Maria S. Murray, professor of curriculum and instruction, founded and serves on the board of The Reading League, an international organization that advances evidence-based strategies in reading instruction. Members include educators, researchers, administrators, parents and people with dyslexia, as well as language pathologists, counselors, medical doctors, attorneys and more. The league has created partnerships with schools to provide professional development and raise awareness and understanding of best practices in reading instruction—commonalities among strategies that have proven to work. The Reading League has members and affiliations with like-minded organizations across the country. It also fields a strong team of fundraisers and is working with numerous local literacy organizations in Oswego and Onondaga counties, Murray said. The league’s next free event—at 6 p.m. Thursday, Sept. 8, at Lyncourt School in Syracuse—will focus on “the nitty gritty of the components and features of minimally, moderately and highly effective reading instruction and reading interventions,” she said. The event provides professional development certificates to educators in attendance.

In June, chemistry faculty member Casey Raymond presented his group’s research, “Exploratory Hydrothermal Synthesis of Metal Homo- and Hetero-Polychalcogenide Compounds,” at the Gordon Research Conference on Inorganic Chemistry hosted in Biddeford, Maine. In August, Raymond presented the work of his and fellow chemistry faculty member Jeff Schneider‘s research groups on the analysis of sugars in brewing and food science at the 2016 Biennial Conference on Chemical Education hosted at the University of Northern Colorado.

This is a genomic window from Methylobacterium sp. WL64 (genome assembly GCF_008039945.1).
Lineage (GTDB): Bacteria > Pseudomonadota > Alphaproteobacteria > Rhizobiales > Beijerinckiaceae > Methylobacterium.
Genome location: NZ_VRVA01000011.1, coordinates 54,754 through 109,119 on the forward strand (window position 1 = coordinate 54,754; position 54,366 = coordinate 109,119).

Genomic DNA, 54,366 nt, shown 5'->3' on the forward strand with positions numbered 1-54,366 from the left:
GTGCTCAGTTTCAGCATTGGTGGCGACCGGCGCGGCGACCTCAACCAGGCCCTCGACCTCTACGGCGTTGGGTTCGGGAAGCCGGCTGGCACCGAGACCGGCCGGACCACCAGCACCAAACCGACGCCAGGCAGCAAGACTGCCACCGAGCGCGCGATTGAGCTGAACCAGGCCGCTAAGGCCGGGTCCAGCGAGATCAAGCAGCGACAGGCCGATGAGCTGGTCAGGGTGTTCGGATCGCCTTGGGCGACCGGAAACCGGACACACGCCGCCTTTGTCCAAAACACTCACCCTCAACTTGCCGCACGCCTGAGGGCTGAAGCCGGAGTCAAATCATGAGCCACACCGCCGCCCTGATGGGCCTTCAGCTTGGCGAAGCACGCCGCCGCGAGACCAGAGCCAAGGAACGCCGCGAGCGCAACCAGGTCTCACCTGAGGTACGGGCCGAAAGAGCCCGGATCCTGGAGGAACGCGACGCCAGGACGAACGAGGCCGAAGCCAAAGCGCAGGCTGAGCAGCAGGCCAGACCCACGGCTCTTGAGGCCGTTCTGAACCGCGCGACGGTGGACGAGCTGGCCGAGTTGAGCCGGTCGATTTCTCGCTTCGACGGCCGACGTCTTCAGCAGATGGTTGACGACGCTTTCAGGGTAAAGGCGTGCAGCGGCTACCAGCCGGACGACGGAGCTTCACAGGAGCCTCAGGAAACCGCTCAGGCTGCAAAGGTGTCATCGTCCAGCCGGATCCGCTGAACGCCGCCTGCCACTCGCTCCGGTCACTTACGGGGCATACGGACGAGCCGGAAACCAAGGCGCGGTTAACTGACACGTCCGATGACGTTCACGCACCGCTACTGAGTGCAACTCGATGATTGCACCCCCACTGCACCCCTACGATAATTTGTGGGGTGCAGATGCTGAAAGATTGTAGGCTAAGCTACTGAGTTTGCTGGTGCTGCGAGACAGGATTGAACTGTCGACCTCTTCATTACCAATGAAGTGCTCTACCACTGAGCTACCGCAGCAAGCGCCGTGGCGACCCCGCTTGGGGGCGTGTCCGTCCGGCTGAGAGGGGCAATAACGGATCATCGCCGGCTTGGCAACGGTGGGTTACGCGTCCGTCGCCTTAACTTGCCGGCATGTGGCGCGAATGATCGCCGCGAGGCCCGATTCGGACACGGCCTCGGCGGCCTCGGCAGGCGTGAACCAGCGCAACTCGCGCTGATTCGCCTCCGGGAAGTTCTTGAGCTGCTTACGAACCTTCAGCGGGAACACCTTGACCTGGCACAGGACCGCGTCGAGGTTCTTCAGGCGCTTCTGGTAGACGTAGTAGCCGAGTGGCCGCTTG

Jeffrey Steinhoff, a junior risk management and insurance major, earned the New York Insurance Scholarship Foundation 2016-17 scholarship. “His commitment to both his academic studies and his pursuit of a career in insurance is impressive,” said Ellen Melchionni, president of NYISF. “He carries a commendable grade point average, is devoted to giving back to the community, including as a member of the Cortlandville Volunteer Fire Department, and is keenly interested in furthering the contributions of insurance to society.” The foundation recognized the Cortland native as a potential future leader with “a bright future” in the profession.

Hong Wan of the accounting, finance and law faculty was among the authors on “Drivers Behind the Monitoring Effectiveness of Global Institutional Investors: Evidence from Earnings Management” in the Journal of Corporate Finance last month. Wan’s co-authors were Incheol Kim of the University of Texas Rio Grande Valley, Steve Miller of Saint Joseph’s University in Pennsylvania and Bin Wang of Missouri Western State University. The paper studied drivers behind monitoring the effectiveness of institutional investors in international settings.